There are thus two interpretations of interpretation, of structure, of sign, of play. The one seeks to decipher, dreams of deciphering a truth or an origin which escapes play and the order of the sign, and which lives the necessity of interpretation as an exile. The other, which is no longer turned toward the origin, affirms play and tries to pass beyond man and the humanism, the name of man being the name of that being who, throughout the history of metaphysics or of ontotheology -- in other words, throughout his entire history -- has dreamed of full presence, the reassuring foundation, the origin and the end of play. The second interpretation of interpretation, to which Nietzsche pointed the way, does not seek in ethnography, as Lévi-Strauss does, the "inspiration of a new humanism" (again citing the "Introduction to the Work of Marcel Mauss").I've always loved that last sentence, with its echoes of Romantic excess, not to mention the pithiness of the, "I do not believe today there is any question of choosing," which precedes it. He could have been a writer of existential horror stories to match E.T.A. Hoffmann and Henry James. Maybe he was.
There are more than enough indications today to suggest we might perceive that these two interpretations of interpretation -- which are absolutely irreconcilable even if we live them simultaneously and reconcile them in an obscure economy -- together share the field which we call, in such problematic fashion, the social sciences.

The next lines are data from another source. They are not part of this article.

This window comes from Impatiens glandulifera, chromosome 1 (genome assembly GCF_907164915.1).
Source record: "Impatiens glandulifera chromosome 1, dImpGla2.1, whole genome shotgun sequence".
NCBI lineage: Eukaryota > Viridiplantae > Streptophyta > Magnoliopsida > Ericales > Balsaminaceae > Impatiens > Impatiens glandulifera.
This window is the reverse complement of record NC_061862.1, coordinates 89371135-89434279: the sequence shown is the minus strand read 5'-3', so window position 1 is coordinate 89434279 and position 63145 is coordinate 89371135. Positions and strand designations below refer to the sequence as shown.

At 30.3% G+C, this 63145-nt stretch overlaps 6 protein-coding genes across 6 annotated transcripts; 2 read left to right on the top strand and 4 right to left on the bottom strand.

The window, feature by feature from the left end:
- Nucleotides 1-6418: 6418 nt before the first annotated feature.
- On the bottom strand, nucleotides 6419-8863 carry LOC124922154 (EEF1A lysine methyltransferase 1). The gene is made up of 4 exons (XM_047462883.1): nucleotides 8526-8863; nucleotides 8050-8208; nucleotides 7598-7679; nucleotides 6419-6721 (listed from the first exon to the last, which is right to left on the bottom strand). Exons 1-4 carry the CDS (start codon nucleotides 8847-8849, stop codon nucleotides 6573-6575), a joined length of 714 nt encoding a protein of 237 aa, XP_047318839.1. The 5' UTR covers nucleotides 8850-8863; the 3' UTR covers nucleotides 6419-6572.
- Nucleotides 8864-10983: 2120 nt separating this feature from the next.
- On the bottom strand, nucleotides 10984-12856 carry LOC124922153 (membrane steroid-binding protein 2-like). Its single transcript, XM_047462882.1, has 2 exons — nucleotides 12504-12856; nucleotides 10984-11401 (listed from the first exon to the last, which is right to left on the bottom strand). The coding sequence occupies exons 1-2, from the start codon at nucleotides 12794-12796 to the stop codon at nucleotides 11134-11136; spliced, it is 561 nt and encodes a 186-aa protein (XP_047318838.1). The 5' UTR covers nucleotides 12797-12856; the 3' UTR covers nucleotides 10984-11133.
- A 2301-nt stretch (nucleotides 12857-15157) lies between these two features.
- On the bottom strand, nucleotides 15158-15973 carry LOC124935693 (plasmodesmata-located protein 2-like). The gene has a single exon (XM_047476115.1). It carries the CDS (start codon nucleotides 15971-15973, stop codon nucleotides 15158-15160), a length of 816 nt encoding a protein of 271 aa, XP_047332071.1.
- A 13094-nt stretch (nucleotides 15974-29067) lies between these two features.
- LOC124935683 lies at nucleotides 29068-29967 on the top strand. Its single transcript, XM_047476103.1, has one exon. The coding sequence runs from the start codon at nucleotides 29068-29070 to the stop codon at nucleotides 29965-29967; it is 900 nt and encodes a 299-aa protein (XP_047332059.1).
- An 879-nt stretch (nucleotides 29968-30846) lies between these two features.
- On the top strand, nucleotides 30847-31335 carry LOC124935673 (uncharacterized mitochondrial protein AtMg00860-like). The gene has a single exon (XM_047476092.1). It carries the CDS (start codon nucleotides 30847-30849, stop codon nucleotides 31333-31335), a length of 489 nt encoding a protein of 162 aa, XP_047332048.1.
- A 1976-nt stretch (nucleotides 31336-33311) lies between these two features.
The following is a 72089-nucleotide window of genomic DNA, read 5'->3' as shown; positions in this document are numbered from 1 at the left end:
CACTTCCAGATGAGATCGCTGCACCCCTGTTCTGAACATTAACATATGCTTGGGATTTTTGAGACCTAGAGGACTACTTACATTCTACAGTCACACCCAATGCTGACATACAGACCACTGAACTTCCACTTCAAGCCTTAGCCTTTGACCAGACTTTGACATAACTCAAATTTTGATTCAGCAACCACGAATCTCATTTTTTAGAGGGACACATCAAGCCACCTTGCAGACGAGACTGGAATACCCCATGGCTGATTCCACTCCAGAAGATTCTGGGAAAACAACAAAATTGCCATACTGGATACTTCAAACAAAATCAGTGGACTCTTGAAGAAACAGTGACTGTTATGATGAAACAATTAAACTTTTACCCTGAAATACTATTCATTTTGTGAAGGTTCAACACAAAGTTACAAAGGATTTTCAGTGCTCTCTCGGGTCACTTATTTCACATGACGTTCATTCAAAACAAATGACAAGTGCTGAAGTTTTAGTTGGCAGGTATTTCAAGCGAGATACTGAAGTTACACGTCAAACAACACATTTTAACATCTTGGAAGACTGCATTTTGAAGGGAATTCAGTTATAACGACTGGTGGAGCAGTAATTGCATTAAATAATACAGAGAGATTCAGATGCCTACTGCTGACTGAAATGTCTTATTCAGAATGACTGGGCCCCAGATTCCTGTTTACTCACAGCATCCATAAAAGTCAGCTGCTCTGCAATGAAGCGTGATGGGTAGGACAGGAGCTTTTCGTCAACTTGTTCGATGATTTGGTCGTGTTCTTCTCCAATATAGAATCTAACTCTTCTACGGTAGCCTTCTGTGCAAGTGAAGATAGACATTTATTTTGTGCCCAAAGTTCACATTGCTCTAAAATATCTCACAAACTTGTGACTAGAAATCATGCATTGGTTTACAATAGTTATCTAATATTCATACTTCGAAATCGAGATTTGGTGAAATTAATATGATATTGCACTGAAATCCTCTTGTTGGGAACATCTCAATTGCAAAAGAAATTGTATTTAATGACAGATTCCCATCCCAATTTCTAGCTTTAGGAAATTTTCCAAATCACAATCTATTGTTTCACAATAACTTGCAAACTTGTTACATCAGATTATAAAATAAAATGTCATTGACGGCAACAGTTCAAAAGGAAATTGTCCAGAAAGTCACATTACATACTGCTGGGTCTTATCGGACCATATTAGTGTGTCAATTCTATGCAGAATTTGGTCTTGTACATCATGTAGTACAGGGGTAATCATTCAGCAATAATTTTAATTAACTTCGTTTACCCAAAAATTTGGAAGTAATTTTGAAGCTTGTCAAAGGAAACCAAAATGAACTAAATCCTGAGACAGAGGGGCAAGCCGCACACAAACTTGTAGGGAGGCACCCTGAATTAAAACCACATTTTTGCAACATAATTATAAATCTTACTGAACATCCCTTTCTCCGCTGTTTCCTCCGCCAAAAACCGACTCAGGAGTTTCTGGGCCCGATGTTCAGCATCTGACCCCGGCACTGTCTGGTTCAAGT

For my part, although these two interpretations must acknowledge and accentuate their difference and define their irreducibility, I do not believe that today there is any question of choosing -- in the first place because here we are in a region (let us say, provisionally, a region of historicity) where the category of choice seems particularly trivial; and in the second, because we must first try to conceive of the common ground, and the différance of this irreducible difference. Here there is a kind of question, let us call it historical, whose conception, formation, gestation, and labor we are only catching a glimpse of today. I employ these words, I admit, with a glance toward the operations of childbearing -- but also with a glance toward those who, in a society from which I do not exclude myself, turn their eyes away when faced by the as yet unnamable which is proclaiming itself and which can do so, as is necessary whenever a birth is in the offing, only under the species of of the nonspecies, in the formless, mute, infant, and terrifying form of monstrosity.
May the pleasures of anticipatory deferral continue in his afterlife, in the life that comes after the Theory with a capital "t" he came to represent, without ever asking to be a representative. The prospect of waiting with him in mind is certainly a lot more luminous than the prospect of waiting alone.